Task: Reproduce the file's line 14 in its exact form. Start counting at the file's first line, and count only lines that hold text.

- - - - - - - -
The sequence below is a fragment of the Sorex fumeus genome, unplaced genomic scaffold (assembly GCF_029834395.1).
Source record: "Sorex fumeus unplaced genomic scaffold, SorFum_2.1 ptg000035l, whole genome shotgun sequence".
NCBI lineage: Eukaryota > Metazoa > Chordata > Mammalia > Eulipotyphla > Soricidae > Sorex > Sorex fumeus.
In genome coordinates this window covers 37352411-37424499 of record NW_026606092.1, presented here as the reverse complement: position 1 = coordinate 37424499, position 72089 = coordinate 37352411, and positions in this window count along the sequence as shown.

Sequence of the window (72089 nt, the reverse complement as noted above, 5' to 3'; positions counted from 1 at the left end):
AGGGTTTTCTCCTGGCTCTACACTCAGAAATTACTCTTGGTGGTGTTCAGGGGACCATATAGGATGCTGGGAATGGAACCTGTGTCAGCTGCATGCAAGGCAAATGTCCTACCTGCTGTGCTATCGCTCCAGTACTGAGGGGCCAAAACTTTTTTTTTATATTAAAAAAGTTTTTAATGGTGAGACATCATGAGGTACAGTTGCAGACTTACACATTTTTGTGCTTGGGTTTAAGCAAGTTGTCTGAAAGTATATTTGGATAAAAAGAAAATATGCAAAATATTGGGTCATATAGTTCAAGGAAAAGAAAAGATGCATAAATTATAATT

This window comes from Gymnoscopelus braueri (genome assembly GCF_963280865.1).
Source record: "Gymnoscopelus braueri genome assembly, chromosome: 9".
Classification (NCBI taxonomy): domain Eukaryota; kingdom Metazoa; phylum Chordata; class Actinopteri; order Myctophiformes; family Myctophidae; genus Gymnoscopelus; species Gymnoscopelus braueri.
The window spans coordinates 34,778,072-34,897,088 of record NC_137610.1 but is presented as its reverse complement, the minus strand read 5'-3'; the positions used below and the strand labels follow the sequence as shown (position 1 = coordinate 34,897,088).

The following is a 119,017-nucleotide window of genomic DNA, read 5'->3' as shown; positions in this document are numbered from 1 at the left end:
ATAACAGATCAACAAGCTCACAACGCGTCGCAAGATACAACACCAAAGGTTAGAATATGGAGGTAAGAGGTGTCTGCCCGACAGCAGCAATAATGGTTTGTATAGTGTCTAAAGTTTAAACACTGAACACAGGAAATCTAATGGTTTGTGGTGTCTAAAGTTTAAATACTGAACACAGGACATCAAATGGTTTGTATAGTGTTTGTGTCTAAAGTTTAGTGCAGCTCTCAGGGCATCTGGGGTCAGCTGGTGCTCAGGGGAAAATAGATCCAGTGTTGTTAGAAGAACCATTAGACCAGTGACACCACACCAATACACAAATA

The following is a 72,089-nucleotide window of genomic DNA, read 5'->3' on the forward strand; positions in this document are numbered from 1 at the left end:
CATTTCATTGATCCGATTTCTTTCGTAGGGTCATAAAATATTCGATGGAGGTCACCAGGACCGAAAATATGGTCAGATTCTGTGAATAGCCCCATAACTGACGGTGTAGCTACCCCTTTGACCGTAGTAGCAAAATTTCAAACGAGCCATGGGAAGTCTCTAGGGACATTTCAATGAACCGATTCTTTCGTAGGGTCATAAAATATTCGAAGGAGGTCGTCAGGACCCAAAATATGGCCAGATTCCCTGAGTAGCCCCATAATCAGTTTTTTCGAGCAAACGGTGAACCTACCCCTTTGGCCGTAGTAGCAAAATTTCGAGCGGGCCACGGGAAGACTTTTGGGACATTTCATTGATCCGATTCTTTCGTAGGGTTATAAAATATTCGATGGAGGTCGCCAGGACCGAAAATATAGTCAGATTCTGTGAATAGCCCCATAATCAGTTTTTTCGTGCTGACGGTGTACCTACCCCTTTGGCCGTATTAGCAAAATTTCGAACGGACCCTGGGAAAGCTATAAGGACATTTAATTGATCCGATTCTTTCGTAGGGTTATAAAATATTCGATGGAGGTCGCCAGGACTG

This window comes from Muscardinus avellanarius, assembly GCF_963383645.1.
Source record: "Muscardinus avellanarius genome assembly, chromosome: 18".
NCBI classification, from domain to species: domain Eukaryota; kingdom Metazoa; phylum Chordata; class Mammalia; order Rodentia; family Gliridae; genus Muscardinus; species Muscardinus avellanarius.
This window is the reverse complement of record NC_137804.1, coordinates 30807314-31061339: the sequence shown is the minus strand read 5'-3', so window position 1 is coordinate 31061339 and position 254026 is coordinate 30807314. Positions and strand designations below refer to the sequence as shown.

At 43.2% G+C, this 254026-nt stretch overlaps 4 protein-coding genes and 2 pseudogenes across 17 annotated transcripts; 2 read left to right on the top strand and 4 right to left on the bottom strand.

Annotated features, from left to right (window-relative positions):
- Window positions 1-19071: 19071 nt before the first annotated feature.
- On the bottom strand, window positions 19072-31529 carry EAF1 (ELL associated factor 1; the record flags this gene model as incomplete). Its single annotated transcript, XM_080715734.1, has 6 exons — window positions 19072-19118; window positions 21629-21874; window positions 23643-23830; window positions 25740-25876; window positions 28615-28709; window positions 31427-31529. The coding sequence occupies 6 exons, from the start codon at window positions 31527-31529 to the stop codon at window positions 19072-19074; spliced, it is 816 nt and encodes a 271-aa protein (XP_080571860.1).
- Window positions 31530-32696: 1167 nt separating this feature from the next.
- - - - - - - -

CATTTCATTGATCCGATTTCTTTCGTAGGGTCATAAAATATTCGATGGAGGTCACCAGGACCGAAAATATGGTCAGATTCTGTGAATAGCCCCATAACTGACGGTGTAGCTACCCCTTTGACCGTAGTAGCAAAATTTCAAACGAGCCATGGGAAGTCTCTAGGGACATTTCAATGAACCGATTCTTTCGTAGGGTCATAAAATATTCGAAGGAGGTCGTCAGGACCCAAAATATGGCCAGATTCCCTGAGTAGCCCCATAATCAGTTTTTTCGAGCAAACGGTGAACCTACCCCTTTGGCCGTAGTAGCAAAATTTCGAGCGGGCCACGGGAAGACTTTTGGGACATTTCATTGATCCGATTCTTTCGTAGGGTTATAAAATATTCGATGGAGGTCGCCAGGACCGAAAATATAGTCAGATTCTGTGAATAGCCCCATAATCAGTTTTTTCGTGCTGACGGTGTACCTACCCCTTTGGCCGTATTAGCAAAATTTCGAACGGACCCTGGGAAAGCTATAAGGACATTTAATTGATCCGATTCTTTCGTAGGGTTATAAAATATTCGATGGAGGTCGCCAGGACTG